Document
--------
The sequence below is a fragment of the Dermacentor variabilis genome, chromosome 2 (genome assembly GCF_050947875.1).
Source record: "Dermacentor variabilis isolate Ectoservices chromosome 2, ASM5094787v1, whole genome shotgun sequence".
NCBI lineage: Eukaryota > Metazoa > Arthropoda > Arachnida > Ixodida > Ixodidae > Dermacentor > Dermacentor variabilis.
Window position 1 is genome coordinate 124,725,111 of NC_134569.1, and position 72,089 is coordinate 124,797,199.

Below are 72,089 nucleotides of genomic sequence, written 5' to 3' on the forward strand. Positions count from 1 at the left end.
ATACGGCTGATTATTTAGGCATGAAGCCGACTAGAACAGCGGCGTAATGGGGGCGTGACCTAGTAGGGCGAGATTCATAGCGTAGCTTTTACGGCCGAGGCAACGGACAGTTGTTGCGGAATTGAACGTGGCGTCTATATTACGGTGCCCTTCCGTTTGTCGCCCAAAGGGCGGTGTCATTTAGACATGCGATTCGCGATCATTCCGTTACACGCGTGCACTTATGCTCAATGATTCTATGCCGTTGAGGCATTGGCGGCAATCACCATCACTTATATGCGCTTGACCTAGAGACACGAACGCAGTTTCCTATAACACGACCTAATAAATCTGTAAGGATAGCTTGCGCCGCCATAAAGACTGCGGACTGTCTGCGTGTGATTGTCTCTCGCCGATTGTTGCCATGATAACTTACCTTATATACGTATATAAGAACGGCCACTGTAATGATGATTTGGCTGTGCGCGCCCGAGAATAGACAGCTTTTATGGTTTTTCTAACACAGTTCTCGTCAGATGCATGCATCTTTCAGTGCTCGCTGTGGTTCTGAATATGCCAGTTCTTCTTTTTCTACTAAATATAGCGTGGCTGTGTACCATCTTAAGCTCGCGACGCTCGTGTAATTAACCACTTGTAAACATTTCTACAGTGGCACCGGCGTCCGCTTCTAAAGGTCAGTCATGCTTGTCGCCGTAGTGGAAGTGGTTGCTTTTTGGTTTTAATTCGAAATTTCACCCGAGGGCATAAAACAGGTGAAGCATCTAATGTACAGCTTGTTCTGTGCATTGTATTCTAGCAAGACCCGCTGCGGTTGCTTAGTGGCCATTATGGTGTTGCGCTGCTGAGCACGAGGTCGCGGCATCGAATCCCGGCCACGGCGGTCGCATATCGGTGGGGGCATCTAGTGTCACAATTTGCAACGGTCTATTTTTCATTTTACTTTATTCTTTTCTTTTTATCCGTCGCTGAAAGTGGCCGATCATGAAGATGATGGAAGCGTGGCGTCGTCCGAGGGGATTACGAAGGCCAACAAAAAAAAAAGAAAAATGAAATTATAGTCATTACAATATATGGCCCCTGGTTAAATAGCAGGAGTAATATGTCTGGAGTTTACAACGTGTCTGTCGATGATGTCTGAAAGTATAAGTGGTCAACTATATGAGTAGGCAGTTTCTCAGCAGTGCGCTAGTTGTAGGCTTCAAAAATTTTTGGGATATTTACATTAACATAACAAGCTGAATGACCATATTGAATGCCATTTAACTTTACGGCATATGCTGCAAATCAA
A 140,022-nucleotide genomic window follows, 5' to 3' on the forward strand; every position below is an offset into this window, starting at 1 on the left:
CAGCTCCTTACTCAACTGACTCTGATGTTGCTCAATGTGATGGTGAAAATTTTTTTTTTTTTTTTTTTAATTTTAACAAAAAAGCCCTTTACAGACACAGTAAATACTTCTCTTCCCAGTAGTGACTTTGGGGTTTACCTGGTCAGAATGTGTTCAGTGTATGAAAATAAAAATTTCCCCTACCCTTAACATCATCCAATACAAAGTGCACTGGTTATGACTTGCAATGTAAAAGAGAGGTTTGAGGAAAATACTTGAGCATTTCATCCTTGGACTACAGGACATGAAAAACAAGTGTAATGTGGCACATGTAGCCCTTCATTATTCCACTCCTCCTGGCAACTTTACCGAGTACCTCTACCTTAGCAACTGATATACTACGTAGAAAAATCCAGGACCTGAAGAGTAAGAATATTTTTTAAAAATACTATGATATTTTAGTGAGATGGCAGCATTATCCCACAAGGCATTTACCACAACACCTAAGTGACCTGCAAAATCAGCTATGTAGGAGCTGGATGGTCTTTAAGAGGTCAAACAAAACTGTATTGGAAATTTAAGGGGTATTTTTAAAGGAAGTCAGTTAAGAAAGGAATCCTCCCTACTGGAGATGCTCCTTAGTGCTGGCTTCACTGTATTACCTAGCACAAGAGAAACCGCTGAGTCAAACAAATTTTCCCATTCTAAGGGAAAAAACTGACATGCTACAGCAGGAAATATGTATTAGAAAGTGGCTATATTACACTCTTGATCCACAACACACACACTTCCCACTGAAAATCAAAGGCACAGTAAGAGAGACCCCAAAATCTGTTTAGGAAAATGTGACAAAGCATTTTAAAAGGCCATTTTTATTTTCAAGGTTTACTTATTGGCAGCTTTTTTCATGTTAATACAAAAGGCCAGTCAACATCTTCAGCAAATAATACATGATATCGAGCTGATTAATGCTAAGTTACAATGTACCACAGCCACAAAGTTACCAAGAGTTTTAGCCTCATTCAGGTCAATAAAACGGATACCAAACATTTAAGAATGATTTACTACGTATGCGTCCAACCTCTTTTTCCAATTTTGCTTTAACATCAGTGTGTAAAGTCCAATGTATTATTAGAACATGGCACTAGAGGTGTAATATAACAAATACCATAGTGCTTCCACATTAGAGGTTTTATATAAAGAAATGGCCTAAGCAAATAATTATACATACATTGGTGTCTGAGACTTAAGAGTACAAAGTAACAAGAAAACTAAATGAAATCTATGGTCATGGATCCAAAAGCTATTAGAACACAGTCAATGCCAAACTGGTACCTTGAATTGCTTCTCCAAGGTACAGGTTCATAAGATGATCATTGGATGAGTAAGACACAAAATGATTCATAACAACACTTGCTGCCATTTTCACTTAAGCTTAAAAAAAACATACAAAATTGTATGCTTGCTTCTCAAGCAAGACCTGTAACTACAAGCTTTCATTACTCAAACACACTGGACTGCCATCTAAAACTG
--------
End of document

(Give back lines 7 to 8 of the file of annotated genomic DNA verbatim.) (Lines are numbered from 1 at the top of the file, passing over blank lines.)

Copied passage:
A 140,022-nucleotide genomic window follows, 5' to 3' on the forward strand; every position below is an offset into this window, starting at 1 on the left:
CAGCTCCTTACTCAACTGACTCTGATGTTGCTCAATGTGATGGTGAAAATTTTTTTTTTTTTTTTTTTAATTTTAACAAAAAAGCCCTTTACAGACACAGTAAATACTTCTCTTCCCAGTAGTGACTTTGGGGTTTACCTGGTCAGAATGTGTTCAGTGTATGAAAATAAAAATTTCCCCTACCCTTAACATCATCCAATACAAAGTGCACTGGTTATGACTTGCAATGTAAAAGAGAGGTTTGAGGAAAATACTTGAGCATTTCATCCTTGGACTACAGGACATGAAAAACAAGTGTAATGTGGCACATGTAGCCCTTCATTATTCCACTCCTCCTGGCAACTTTACCGAGTACCTCTACCTTAGCAACTGATATACTACGTAGAAAAATCCAGGACCTGAAGAGTAAGAATATTTTTTAAAAATACTATGATATTTTAGTGAGATGGCAGCATTATCCCACAAGGCATTTACCACAACACCTAAGTGACCTGCAAAATCAGCTATGTAGGAGCTGGATGGTCTTTAAGAGGTCAAACAAAACTGTATTGGAAATTTAAGGGGTATTTTTAAAGGAAGTCAGTTAAGAAAGGAATCCTCCCTACTGGAGATGCTCCTTAGTGCTGGCTTCACTGTATTACCTAGCACAAGAGAAACCGCTGAGTCAAACAAATTTTCCCATTCTAAGGGAAAAAACTGACATGCTACAGCAGGAAATATGTATTAGAAAGTGGCTATATTACACTCTTGATCCACAACACACACACTTCCCACTGAAAATCAAAGGCACAGTAAGAGAGACCCCAAAATCTGTTTAGGAAAATGTGACAAAGCATTTTAAAAGGCCATTTTTATTTTCAAGGTTTACTTATTGGCAGCTTTTTTCATGTTAATACAAAAGGCCAGTCAACATCTTCAGCAAATAATACATGATATCGAGCTGATTAATGCTAAGTTACAATGTACCACAGCCACAAAGTTACCAAGAGTTTTAGCCTCATTCAGGTCAATAAAACGGATACCAAACATTTAAGAATGATTTACTACGTATGCGTCCAACCTCTTTTTCCAATTTTGCTTTAACATCAGTGTGTAAAGTCCAATGTATTATTAGAACATGGCACTAGAGGTGTAATATAACAAATACCATAGTGCTTCCACATTAGAGGTTTTATATAAAGAAATGGCCTAAGCAAATAATTATACATACATTGGTGTCTGAGACTTAAGAGTACAAAGTAACAAGAAAACTAAATGAAATCTATGGTCATGGATCCAAAAGCTATTAGAACACAGTCAATGCCAAACTGGTACCTTGAATTGCTTCTCCAAGGTACAGGTTCATAAGATGATCATTGGATGAGTAAGACACAAAATGATTCATAACAACACTTGCTGCCATTTTCACTTAAGCTTAAAAAAAACATACAAAATTGTATGCTTGCTTCTCAAGCAAGACCTGTAACTACAAGCTTTCATTACTCAAACACACTGGACTGCCATCTAAAACTG